Category: research

The Ups and Downs of Interpreting Graphs

Here’s a graph showing some guy’s position as he’s out for a walk:

This graph shows the position of a guy out for a walk. Can you tell what he's doing?
This graph shows the position of some guy out for a walk. Can you tell what he’s doing?

Take a moment and describe in your own words what he’s doing. If you said, “He went up a hill and down again,” I’m sorry, you’re incorrect. But don’t feel bad – that’s a common answer when you ask this kind of question in a first-year physics class.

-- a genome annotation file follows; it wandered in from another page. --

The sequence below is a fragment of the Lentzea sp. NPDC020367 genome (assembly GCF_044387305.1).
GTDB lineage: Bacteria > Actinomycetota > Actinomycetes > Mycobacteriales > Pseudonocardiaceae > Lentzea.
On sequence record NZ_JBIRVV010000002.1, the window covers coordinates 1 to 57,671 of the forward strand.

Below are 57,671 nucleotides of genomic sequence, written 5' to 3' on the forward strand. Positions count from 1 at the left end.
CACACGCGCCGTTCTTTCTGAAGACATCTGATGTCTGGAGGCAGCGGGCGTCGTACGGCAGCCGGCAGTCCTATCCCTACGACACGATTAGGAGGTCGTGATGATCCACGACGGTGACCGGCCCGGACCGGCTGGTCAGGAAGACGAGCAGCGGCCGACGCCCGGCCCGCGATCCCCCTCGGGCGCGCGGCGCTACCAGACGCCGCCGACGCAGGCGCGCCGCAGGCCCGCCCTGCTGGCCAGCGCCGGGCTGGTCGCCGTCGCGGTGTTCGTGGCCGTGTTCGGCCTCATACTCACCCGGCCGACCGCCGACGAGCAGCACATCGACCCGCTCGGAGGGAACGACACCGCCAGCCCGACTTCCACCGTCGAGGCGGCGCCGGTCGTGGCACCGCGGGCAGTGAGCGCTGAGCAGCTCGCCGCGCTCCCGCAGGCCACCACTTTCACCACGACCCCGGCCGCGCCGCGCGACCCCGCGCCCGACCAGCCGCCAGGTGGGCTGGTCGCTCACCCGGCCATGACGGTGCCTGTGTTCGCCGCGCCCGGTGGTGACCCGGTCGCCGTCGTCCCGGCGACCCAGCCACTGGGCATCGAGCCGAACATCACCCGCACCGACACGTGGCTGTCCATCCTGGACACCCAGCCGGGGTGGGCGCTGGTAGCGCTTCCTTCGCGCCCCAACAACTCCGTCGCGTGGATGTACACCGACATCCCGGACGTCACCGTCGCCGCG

Andrew Elby calls it WYSIWYG graph interpretation. Robert Beichner investigates these particular “kinematic graphs” that show distance, velocity and acceleration versus time while this terrific paper by Priti Shah and James Hoeffner reviews this graph-as-cartoon misconception and many others, with implications for instruction.

Almost every instructor in a science, technology, engineering or math (STEM) field,  and many in the Humanities, too, lament their students’ inability to “use graphs”. I sympathize with them. But also with their students: graph interpretation is one of those areas, I believe, where expert-blindness, also called unconscious competence by Sprague and Stewart (2000), is most visible: experts don’t even realize what they’re doing anymore. By the time they’re  standing at the front of the classroom, instructors may have looked at hundreds, even thousands, of graphs. We look at a graph and BAM! we see it’s key idea. I don’t even know how I know. I just…do.